Vanda Broughton is a Senior Lecturer in the Department of Information Studies at University College London (UCL), and Program Director for the MA in Library and Information Studies Program. She has taught, written and led training courses on classification for many years. She is Editor of the Bliss Bibliographic Classification, Second Edition and Associate Editor of the Universal Decimal Classification. She is the author of two other Facet titles, Essential Library of Congress Subject Headings and Essential Thesaurus Construction.
- About the Author
Facet analysis is an important theory in the fields of knowledge organization and information retrieval. It has been stated that it has dominated what has been termed "modern classification theory," and the Classification Research Group of the UK aimed to make it "the basis of all information retrieval." Yet the philosophical and methodological bases of facet analysis are poorly understood by the wider information community and the theory is not well documented.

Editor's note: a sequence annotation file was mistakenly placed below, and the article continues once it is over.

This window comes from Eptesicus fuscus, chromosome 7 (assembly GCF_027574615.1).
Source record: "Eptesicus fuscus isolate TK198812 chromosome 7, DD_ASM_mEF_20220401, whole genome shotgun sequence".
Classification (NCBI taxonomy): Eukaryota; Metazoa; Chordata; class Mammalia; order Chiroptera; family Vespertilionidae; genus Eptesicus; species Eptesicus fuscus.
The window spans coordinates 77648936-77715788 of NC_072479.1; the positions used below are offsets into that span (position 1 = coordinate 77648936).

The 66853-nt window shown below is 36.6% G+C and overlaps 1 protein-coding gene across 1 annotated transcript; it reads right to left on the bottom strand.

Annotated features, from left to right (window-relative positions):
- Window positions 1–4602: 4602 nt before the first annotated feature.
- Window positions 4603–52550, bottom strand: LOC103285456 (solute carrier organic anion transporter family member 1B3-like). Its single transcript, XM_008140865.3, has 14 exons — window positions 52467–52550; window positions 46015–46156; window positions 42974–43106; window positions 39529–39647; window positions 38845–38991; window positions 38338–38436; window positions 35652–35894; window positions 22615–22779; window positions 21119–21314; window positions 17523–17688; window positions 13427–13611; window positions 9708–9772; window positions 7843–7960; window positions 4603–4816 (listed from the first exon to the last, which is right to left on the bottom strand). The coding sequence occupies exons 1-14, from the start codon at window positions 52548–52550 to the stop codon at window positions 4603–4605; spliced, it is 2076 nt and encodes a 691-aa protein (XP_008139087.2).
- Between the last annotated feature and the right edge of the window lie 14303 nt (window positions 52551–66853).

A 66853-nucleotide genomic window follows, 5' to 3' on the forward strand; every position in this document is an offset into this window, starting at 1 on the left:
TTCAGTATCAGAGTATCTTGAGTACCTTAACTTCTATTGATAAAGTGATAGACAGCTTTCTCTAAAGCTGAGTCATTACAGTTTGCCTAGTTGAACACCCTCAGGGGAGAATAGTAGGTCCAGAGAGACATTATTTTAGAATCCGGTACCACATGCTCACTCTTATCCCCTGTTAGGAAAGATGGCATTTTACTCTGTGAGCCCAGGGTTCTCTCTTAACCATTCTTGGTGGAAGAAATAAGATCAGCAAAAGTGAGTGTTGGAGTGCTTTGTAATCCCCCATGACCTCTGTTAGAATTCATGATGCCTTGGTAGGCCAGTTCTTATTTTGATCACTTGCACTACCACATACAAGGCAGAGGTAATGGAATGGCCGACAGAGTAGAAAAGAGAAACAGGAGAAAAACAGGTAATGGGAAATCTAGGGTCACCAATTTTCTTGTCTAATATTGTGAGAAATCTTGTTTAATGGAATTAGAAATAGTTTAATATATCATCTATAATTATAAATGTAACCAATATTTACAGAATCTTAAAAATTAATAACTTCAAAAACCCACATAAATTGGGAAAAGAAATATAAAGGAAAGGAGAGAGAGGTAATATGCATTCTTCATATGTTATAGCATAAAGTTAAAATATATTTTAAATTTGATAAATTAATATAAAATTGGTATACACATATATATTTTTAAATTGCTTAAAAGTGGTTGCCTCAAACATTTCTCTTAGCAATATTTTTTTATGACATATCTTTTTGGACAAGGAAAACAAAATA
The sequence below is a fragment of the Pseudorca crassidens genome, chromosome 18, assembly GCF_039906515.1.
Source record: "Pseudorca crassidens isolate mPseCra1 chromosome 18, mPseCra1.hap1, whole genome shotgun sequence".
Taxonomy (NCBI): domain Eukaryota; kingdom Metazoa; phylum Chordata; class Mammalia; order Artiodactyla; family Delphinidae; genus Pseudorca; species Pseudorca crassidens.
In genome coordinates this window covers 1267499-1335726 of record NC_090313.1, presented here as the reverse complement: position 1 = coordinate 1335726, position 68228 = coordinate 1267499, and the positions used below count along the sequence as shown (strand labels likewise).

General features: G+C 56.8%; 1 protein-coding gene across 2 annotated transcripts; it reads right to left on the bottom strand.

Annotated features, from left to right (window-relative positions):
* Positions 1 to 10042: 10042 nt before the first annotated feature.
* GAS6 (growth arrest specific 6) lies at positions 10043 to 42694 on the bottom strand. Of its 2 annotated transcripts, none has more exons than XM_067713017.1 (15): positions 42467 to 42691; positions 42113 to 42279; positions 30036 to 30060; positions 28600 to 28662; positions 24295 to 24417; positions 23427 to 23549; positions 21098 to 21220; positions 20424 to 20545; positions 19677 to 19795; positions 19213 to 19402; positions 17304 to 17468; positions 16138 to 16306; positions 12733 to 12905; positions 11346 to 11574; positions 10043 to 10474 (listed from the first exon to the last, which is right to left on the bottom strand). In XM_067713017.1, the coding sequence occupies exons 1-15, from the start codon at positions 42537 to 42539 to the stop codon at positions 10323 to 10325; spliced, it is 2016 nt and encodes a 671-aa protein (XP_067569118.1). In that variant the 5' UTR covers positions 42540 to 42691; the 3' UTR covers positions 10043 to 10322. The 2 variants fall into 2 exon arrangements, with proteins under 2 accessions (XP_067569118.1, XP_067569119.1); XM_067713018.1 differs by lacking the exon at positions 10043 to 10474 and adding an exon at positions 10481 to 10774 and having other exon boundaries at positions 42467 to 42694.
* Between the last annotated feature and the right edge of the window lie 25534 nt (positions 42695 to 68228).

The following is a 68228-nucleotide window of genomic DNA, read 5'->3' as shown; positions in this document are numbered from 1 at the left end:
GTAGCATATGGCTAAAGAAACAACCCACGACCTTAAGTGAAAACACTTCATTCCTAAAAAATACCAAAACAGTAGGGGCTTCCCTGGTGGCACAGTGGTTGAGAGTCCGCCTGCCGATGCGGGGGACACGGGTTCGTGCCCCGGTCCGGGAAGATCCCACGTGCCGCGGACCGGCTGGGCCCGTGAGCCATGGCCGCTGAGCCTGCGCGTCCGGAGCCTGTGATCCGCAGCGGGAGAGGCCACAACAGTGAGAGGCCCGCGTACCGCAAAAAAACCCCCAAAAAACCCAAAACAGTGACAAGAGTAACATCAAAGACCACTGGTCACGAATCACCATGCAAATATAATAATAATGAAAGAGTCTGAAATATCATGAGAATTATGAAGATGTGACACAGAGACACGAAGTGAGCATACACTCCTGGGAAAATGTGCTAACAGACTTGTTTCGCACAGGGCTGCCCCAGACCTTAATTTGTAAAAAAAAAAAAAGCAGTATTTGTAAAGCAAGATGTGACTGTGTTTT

Facet Analysis provides a general overview of facet analysis as a formal methodology for building knowledge organization and search tools and as a general knowledge organization theory. The functions of faceted systems can be broadly categorized as: organizing content; building tools; designing interfaces; and empowering search, and examples of all of these are discussed.
- a full statement of the principles and theory of faceted systems as developed by Ranganathan and the UK Classification Research Group, and that theory as it is understood today;
- discussion of the origin and development of analytico-synthetic classification and indexing tools, and of the use of facet analytical theory to underpin design and construction;
- discussion of different applications of facet analysis, not only in conventional information managements contexts (classification schemes and thesauri), but also in e-environments, both academic and commercial, and on the Web; and
- a survey of the work of a number of current writers and researchers in the facet analytical tradition, including those who work in the digital environment, for which a distinctive parallel strand of facet theory can be observed.
This book will be useful reading for LIS students enrolled on classification, knowledge organization and information retrieval modules. It will also be of immediate use to practitioners concerned with information organization, management and retrieval, as well as software engineers, web designers, semantic web researchers and developers.